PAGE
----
‘Tis the season and the Christmas music is floating in the background of daily life. Ironically, “Jingle Bells” was the first piece I heard this season; no doubt Momma ordered it especially for me. Here are the circumstances as to why this important holiday tune resonates even today…
“Would you please play Jingle Bells, Grandpa?” The sounds of Christmas ring crystal clear in my musical ear. Grandpa Brock, my talented (Gospel Music Hall of Fame) maternal grandfather, created everlasting musical impressions on the lives of all he touched. He passed on a wealth of gospel music, lyrics, and strong family traditions throughout his life. As far back as memory serves, he shared his genuine love of music with anyone who listened. Chords, shape notes, and tuning forks created daily amusements to a little four-year-old with wondering eyes who was yearning to learn keyboard, musical techniques, and a little piece called Jingle Bells.
“Would you please play Jingle Bells, Grandpa?” I never hear Jingle Bells without thinking of Grandpa Brock’s unique rendition of the old secular classic. He usually played in the key of C, with the chords and gospel flair, including his famous “turn-around” key change. My sister, Becky, and I frequently requested the piece; after all, Christmas music celebrates joy and good cheer year-round. At a particular gospel singing convention one Saturday evening, I managed to squirm my way to the stage and onto his piano bench during the set as he played a new Stamps-Baxter song for the crowd of hundreds. He usually took requests from the newly-published songbooks, so I took advantage of the opportunity as the song changed by asking for my favorite piece (how was I to know it wasn’t in the songbook?). To my amazement, Grandpa honored my request, with the understanding that I join the singers at the microphones to lead the congregation. I assume he thought I would back out, but what does a precocious 4-yr-old know about stage-fright? We praised the Lord and brought the house down singing Jingle Bells that night.
“Would you please play Jingle Bells, Grandpa?” Not long after that singing convention, I received an autoharp from Grandpa Brock. He taught me to play the stringed instrument; of course, I learned Jingle Bells first. The very next Christmas I was honored when my KPUMC Preschool teacher, Mrs. Bertha Mae Cox, asked me to play the autoharp during our school Christmas performance. I learned Silent Night and Away In A Manger for this annual event, but continued to perfect my autoharp rendition of Jingle Bells. Although I didn’t play the piece on the preschool program, Grandpa sat at the piano afterwards and accompanied me; he told me, “Jesus needs an encore, baby girl.”
“Would you please play Jingle Bells, Grandpa?” The next year I began formal piano lessons, and Grandpa held high expectations for my success as a trained classical musician. The only request he made of my extraordinary piano teacher was that a rendition of Jingle Bells be included in the seasonal repertoire. One particular Saturday morning, as we made our rounds tuning pianos, he packed up his tools while I gingerly slipped onto the bench of the beautiful Steinway he had just tuned. His surprise registered quickly when he realized my left and right hands played my favorite piece—the very one I constantly asked of him. At that musical moment, we became a duet, and it remained our most requested number during the holiday season.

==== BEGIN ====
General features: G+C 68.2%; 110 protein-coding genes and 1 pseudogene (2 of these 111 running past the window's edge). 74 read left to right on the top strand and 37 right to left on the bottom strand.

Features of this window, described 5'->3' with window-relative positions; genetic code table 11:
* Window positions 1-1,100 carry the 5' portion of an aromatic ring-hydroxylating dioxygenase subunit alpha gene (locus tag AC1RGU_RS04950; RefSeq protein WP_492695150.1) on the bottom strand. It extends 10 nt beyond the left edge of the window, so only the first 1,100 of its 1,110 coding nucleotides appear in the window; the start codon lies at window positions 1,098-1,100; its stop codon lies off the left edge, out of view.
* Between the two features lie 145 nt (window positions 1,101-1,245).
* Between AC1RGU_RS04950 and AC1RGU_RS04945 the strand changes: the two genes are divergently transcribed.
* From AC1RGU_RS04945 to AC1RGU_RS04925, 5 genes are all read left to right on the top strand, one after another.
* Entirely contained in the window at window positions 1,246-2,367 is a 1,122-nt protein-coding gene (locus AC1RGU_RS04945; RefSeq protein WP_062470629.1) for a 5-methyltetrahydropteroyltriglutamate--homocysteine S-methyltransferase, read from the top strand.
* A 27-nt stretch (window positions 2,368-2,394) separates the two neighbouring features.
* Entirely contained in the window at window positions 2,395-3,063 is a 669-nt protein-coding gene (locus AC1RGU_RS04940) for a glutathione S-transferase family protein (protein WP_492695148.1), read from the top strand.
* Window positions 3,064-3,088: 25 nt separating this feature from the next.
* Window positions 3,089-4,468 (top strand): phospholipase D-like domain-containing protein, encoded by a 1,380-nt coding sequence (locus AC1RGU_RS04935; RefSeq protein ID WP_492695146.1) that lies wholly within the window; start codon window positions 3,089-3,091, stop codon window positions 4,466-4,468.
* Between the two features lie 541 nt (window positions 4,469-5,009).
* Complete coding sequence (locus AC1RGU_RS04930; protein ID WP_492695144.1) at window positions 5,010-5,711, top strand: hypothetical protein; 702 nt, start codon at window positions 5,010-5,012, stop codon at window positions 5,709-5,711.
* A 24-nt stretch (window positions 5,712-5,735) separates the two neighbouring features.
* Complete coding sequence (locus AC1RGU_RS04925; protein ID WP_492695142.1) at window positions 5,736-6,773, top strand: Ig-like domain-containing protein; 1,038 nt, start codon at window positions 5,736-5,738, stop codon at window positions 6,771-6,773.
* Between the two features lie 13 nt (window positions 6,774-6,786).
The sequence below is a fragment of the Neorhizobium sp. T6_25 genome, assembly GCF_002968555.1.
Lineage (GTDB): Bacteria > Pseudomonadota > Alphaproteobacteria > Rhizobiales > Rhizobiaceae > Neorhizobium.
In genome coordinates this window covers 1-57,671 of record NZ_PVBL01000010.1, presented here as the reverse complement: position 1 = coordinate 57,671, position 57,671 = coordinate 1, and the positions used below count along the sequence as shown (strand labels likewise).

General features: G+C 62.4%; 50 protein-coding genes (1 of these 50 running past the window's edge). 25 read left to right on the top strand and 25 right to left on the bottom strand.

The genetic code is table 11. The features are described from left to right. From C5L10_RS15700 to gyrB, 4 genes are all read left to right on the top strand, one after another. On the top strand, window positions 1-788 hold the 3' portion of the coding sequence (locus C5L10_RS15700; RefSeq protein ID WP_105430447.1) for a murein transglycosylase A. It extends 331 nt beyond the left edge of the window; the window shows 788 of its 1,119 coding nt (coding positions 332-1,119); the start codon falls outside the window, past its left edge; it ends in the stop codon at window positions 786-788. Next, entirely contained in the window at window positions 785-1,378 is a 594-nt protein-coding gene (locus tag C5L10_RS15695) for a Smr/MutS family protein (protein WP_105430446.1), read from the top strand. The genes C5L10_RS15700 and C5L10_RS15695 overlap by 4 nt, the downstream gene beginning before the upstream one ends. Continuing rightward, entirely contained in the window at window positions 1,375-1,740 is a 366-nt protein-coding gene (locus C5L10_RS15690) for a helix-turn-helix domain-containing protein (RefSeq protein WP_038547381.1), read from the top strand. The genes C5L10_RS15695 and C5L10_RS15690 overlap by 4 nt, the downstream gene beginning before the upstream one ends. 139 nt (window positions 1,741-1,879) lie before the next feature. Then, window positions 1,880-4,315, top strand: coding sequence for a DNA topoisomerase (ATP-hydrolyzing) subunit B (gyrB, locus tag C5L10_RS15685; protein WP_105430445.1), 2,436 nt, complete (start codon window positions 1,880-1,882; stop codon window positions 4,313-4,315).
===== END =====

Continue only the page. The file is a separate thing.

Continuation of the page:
“Would you please play Jingle Bells, Grandpa?” As the years passed, the duet became a trio when my sister joined us at the keyboard. We created more versions of Jingle Bells than Rachmaninoff’s “Theme of Paganini,” expanding our musical horizons and yet, never losing the old gospel flair. The last piece my precious Grandpa Brock ever played for me on the piano was Jingle Bells. As the gospel quartet sang several of his songs at his memorial service, my thoughts centered on Christmas and our favorite piece. The angels and St. Peter most likely played Jingle Bells upon his arrival.
“Momma, would you please play Jingle Bells?” Fast forward a few years to two young daughters seated closely at their mother’s side while she picked notes and practiced choral Christmas music on the piano. The oldest child, Rachel, watched in wonder, carefully observing; she studied piano with her mom’s former teacher (before moving to oboe). Both girls frequently requested their mom’s beloved piece. While cooking supper one evening, the youngest child, Hannah, requested “Jing-Bel.” Rachel confidently tickled the ivories while teaching her sister to sing the words to the song. With a tear in her eye, the mother silently gave thanks to God and to the Grandpa who always played Jingle Bells.